Secondary endpoint: Change in Q-LES-Q-SF total score as monontherapy at Week 61,4

Latuda® (lurasidone HCl) Bipolar Depression - Secondary Endpoint - Change in Q-LES-Q-SF Total Score at Week 6: Monotherapy Chart

Statistical analyses were not adjusted for multiplicity and are for descriptive purposes only. There was no statistical procedure conducted for controlling of the overall Type 1 error rate (false positive).

Areas of patient satisfaction measured on the Quality of Life Enjoyment and Satisfaction Questionnaire-Short Form (Q-LES-Q-SF):

SEE MORE

CTA Block > Modal Body:

  • Physical health
  • Mood
  • Work
  • Household activities
  • Social relationships
  • Family relationships
  • Leisure-time activities
  • Ability to function in daily life
  • Sexual drive, interest, and/or performance
  • Economic status
  • Living/housing situation
  • Ability to get around physically without feeling dizzy or unsteady or falling
  • Vision in terms of ability to do work or hobbies
  • Overall sense of well-being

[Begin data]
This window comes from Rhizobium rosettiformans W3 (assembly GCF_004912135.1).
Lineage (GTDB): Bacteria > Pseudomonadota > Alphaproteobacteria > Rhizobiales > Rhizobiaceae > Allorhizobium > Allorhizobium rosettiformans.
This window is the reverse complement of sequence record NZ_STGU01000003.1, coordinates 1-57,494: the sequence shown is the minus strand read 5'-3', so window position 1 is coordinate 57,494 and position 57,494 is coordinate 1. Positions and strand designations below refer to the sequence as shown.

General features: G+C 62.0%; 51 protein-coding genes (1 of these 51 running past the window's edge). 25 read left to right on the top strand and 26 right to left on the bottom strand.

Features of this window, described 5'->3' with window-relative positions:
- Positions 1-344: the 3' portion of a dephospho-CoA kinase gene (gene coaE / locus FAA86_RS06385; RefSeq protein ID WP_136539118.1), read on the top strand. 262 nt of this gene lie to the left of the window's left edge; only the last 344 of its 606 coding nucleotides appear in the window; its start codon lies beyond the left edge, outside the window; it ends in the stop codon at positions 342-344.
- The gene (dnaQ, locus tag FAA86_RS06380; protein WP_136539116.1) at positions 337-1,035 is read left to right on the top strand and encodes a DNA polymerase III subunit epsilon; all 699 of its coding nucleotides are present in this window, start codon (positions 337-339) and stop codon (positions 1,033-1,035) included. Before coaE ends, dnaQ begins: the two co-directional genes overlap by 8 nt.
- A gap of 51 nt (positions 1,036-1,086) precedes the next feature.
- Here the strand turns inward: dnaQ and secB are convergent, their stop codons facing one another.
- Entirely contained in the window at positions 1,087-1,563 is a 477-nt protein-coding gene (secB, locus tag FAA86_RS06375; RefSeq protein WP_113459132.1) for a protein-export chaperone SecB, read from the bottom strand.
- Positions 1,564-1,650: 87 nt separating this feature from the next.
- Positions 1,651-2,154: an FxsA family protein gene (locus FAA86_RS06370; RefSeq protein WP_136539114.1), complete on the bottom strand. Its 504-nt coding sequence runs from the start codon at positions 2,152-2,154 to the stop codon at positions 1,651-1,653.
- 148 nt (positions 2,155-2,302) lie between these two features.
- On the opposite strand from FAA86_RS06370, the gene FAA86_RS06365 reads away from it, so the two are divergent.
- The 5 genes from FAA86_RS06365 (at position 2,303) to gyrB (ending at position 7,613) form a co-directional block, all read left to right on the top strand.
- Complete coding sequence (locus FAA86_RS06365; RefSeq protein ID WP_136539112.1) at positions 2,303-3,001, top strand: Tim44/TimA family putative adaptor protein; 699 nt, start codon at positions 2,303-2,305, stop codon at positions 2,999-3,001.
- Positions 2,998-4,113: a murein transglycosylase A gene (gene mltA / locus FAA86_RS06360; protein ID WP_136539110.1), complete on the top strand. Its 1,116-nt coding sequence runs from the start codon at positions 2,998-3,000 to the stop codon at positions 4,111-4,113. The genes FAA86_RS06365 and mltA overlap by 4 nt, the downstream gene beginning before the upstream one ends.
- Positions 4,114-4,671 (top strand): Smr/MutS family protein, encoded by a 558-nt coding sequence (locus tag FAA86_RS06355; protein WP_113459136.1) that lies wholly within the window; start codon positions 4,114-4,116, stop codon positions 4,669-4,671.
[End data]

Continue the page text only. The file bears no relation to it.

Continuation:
Total score range: 14-70, with higher scores indicating better quality of life.

LOCF analysis.

Q-LES-Q-SF=Quality of Life Enjoyment and Satisfaction Questionnaire-Short Form.

Mean baseline Q-LES-Q-SF scores: Placebo: 34.2,

LATUDA 20–60 mg/day: 33.8, LATUDA 80–120 mg/day: 33.5.

Quality of life improvements with LATUDA

SECONDARY ENDPOINT

Patient-reported: Change in quality of life as adjunctive therapy with lithium or valproate

Secondary endpoint: Change in Q-LES-Q-SF total score as adjunctive therapy with lithium valproate at Week 62,3

Latuda® (lurasidone HCl) Bipolar Depression - Secondary Endpoint - Change in Q-LES-Q-SF Total Score at Week 6: Adjunctive Therapy Chart

Statistical analyses were not adjusted for multiplicity and are for descriptive purposes only. There was no statistical procedure conducted for controlling of the overall Type 1 error rate (false positive).

Areas of patient satisfaction measured on the Quality of Life Enjoyment and Satisfaction Questionnaire-Short Form (Q-LES-Q-SF):